Those of you who are still labouring under the weight of my latest bout of blathering about fertility, fear not. Worse is to come. I am now trying to get into doing some sort of halfway-serious assessment of the China debate. In preparation I am looking round the arguments. One pole can be found in Joe Studwell's The China Dream . In fact I find one of the Amazon reviewers sum this line of argument up pretty well:
There's an incredible amount of hype about China's economic market. Its huge population, high-skilled low-wage work force, and relative political stability for a developing country all act as a powerful lure to multinationals eager to set up shop and begin selling to one-quarter of the world's population. Under tough negotiations from Chinese officials, these companies tend to give away the kitchen sink to ensure they get access to the huge market. But what do they get in return?
Joe Studwell does a service to the informed public by clearly demonstrating that almost all the businesses who have gone to China have gotten next to nothing for their technology transfers, special fees, and tremendous time and effort they've dedicated to the market. Almost uniformly, they have high-balled their expected sales and profits from the Middle Kingdom and found immense barriers such as unseen regulations and fees, corrupt officials, unenforced laws, local spin-offs to their products, etc., that should have sent them packing. Yet almost all of them push on, undeterred.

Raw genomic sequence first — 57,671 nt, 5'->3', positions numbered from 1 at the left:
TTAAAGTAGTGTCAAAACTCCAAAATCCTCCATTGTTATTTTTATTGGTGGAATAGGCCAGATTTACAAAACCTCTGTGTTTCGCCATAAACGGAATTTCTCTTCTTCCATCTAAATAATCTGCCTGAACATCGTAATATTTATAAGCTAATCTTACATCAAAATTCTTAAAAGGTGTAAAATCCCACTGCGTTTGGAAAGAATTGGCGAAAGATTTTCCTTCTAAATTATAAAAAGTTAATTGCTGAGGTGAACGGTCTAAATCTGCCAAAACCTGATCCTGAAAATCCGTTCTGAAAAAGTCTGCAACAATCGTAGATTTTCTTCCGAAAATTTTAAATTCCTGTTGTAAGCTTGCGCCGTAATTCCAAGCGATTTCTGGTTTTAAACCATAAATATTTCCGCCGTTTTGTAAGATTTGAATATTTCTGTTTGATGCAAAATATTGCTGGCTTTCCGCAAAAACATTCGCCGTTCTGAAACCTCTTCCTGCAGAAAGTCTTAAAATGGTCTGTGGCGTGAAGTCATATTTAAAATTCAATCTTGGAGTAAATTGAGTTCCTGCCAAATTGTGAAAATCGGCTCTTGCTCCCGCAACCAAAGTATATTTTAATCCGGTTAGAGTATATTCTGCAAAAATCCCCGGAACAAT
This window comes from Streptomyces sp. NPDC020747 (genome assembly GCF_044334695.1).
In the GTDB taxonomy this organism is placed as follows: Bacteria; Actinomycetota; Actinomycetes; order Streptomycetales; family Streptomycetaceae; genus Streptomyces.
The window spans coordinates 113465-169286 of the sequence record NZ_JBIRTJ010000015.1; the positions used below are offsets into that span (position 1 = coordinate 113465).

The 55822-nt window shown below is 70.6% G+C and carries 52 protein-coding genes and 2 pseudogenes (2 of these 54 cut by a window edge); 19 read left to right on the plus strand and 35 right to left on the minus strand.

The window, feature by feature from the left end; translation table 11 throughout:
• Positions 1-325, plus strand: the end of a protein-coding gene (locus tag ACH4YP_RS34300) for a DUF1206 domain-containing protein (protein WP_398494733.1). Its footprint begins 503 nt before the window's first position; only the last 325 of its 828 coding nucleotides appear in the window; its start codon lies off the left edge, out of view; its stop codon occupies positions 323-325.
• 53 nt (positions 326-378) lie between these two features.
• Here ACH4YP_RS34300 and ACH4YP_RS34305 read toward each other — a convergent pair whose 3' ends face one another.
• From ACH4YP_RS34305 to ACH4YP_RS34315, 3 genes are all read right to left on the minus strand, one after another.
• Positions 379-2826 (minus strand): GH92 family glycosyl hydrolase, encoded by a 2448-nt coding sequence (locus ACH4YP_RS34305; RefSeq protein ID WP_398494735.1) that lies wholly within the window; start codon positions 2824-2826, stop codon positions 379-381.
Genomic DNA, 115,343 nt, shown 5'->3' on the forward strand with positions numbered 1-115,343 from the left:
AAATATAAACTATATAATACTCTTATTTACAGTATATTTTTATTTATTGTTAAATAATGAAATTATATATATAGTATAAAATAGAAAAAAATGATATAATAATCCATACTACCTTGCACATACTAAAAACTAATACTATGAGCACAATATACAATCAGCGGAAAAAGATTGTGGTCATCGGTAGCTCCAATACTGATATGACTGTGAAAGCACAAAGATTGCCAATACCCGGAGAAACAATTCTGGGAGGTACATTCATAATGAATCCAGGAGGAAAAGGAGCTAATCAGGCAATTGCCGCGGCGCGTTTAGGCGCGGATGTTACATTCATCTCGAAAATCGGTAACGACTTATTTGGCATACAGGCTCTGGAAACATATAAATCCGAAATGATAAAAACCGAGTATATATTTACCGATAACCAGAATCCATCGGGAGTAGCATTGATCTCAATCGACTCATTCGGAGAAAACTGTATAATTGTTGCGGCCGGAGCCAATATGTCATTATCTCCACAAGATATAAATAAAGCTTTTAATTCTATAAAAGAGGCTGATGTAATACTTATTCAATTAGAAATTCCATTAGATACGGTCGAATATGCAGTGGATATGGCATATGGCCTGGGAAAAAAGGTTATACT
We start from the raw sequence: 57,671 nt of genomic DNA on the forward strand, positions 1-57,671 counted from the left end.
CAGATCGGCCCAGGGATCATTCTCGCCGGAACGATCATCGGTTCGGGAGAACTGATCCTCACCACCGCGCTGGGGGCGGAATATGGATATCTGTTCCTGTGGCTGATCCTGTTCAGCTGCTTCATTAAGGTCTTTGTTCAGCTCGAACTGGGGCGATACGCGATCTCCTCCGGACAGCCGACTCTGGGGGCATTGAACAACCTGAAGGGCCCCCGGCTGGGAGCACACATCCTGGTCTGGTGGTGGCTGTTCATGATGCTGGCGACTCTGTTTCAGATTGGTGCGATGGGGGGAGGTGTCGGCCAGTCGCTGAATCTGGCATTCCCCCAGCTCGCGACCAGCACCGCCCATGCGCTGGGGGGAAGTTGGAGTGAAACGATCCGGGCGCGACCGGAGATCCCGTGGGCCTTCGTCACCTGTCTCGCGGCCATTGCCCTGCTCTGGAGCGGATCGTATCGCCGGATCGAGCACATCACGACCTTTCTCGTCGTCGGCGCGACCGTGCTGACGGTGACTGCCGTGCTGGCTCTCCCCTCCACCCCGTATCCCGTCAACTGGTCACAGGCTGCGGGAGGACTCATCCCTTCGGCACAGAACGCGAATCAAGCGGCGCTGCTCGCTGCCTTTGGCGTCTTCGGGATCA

As Studwell explains, the reason for this is an old phenomenon among Western businessmen he calls "The China Dream." Despite continual setbacks, these hard-headed businessmen are too attracted to the possibility that they have something to sell that even a small percentage of Chinese may want to buy. Those huge potential numbers are too much of an enticement to businesses to easily let go of their foothold in China.
But Studwell's book is more than just about the experience of foreign businessmen in China. It also shows that the China market is becoming a trap for the Chinese people themselves. They work hard and save, and the government confiscates and then destroys their money by trapping it in state-owned banks that are insolvent because they lend to state-owned enterprises that are unproductive.
"The China Dream" is well-written and informative. Its thesis is provocative, but well supported. Studwell argues there is no rational basis for much of China's economic success and that most of its market is as closed and overregulated as the Soviet Union's. This book should be required reading for every CEO of a multinational who dreams of selling in China.
Reviewer: Jeffrey Steele